Downtown group adds members despite recession
Recession, like necessity, is a mother of invention, and many merchants have turned creative in response to the souring economy, according to the head of an organization that promotes downtown businesses.
“It’s really what’s happening down here. Not only with our organization getting creative, but all the businesses. They’re staying pretty aggressive and getting creative, putting on more promotions – just trying very hard,” said Sue Butler, executive director of Great American Downtown.
“They’re still spending money because they realize they need to,” Butler said.
Downtown merchants are
tak taking such traditional steps as advertising in newspapers and on the radio, as well as “keeping our office in the loop of what’s going on so we can keep our Web site calendar updated,” she said.
“There are still people out there with money spending money. I think that our merchants know that. And there will also be a time when our economy rights itself. People (potential customers) are going to be back in full force, and (merchants) want to be ready for them.”
Additionally, many merchants have turned to such 21st-century tactics as “staying on top of their Web sites, and utilizing social media like Facebook and Twitter,” Butler said.
Businesses are setting up fan pages and using social media to post sales through such promotions as “come in tonight, mention you saw this on Facebook, and get 20 percent off,” Butler said.
“They’re trying to tap into that network of people who already said they’re interested in hearing about the business,” she said.
Established seven years ago, Great American Downtown, or GAD, was formed to promote and market the downtown area. It sponsors such annual events as the Winter Holiday Stroll, Taste of Downtown Nashua, Spring Feast Week and the Farmers Market.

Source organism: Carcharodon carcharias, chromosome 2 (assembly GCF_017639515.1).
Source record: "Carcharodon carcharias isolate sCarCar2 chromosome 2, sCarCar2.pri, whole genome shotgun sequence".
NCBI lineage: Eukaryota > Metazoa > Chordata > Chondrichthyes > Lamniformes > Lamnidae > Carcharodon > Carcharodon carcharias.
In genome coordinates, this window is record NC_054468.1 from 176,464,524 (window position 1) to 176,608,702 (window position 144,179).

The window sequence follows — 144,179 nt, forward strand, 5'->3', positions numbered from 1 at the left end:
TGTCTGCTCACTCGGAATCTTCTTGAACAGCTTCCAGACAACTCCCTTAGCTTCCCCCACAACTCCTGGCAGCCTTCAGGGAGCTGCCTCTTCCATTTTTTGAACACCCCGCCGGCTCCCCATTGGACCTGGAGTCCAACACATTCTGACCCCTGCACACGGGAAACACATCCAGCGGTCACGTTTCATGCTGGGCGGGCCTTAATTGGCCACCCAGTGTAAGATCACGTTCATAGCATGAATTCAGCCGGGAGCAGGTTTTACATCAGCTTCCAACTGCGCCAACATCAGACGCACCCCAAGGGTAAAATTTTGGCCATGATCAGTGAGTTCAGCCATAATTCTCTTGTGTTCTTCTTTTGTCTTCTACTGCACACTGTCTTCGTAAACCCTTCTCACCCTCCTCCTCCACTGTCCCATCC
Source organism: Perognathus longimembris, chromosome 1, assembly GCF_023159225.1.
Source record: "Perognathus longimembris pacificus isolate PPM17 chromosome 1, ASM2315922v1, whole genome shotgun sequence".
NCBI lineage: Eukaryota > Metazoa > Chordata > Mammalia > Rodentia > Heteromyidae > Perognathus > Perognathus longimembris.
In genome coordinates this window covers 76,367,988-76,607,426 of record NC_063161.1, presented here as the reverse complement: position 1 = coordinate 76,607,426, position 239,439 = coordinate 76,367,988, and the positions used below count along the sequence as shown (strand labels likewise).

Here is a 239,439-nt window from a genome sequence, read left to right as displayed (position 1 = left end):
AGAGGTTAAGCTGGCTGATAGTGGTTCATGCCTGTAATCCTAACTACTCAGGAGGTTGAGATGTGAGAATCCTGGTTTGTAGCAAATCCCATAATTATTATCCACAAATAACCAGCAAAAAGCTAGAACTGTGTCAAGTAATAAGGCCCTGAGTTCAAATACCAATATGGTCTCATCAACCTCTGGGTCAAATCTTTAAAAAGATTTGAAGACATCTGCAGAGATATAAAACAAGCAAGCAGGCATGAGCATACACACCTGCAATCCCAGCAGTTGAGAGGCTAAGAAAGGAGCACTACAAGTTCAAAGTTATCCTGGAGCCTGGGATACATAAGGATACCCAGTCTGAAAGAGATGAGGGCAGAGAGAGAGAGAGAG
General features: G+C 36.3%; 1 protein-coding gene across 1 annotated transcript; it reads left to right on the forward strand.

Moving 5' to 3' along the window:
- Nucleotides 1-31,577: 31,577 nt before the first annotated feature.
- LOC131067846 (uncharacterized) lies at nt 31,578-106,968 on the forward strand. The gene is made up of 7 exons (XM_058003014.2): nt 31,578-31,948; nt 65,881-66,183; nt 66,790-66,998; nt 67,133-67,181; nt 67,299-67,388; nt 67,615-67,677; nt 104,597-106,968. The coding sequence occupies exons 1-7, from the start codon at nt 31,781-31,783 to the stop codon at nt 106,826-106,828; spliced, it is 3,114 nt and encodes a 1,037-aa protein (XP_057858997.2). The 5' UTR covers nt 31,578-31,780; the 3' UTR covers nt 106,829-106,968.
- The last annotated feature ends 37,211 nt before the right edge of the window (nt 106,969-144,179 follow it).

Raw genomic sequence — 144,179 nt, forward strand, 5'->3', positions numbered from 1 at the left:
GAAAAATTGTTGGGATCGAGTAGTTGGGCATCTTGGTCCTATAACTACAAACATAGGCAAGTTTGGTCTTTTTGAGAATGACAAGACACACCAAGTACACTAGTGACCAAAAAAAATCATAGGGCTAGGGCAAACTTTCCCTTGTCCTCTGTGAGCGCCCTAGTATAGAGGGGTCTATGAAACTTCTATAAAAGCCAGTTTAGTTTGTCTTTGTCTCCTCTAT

Like the merchants it represents, GAD also has faced challenges posed by the recession, Butler said.
“Our goals are still exactly the same. We’re having to be a bit more aggressive and try some new avenues when it comes to recruiting for sponsorships,” she said.
Signing on businesses to sponsor downtown’s four major events has become more difficult, with some businesses telling Butler they’ve cut all sponsorships from their budgets. “That’s where it really hit a bit of a wall. People are still being very generous, but it’s much more of a challenge,” she said.
Butler adds, “Many of our sponsors have continued to fund us at the same levels, so we’ve been very pleased.”
Possibly because hard times have made merchants more aware of the need for marketing and promotion, GAD membership has risen, with more businesses willing to pay the $250 annual dues, Butler said.
“Membership has gone up. I think we’ve proven to our members that we really are here for them, that what we do with the events, the marketing, everything that we do down here, is to try to make downtown more vibrant, to bring in more business. With their support, they know we can do more for them,” she said.
GAD’s funding comes from three sources: merchant contributions, $40,000 that the city has provided each year and money raised off the four downtown events.
The biggest of the events, the Winter Holiday Stroll, brings thousands of people downtown, and this year for the first time turned a profit for GAD. The organization now is considering whether to add a fifth event.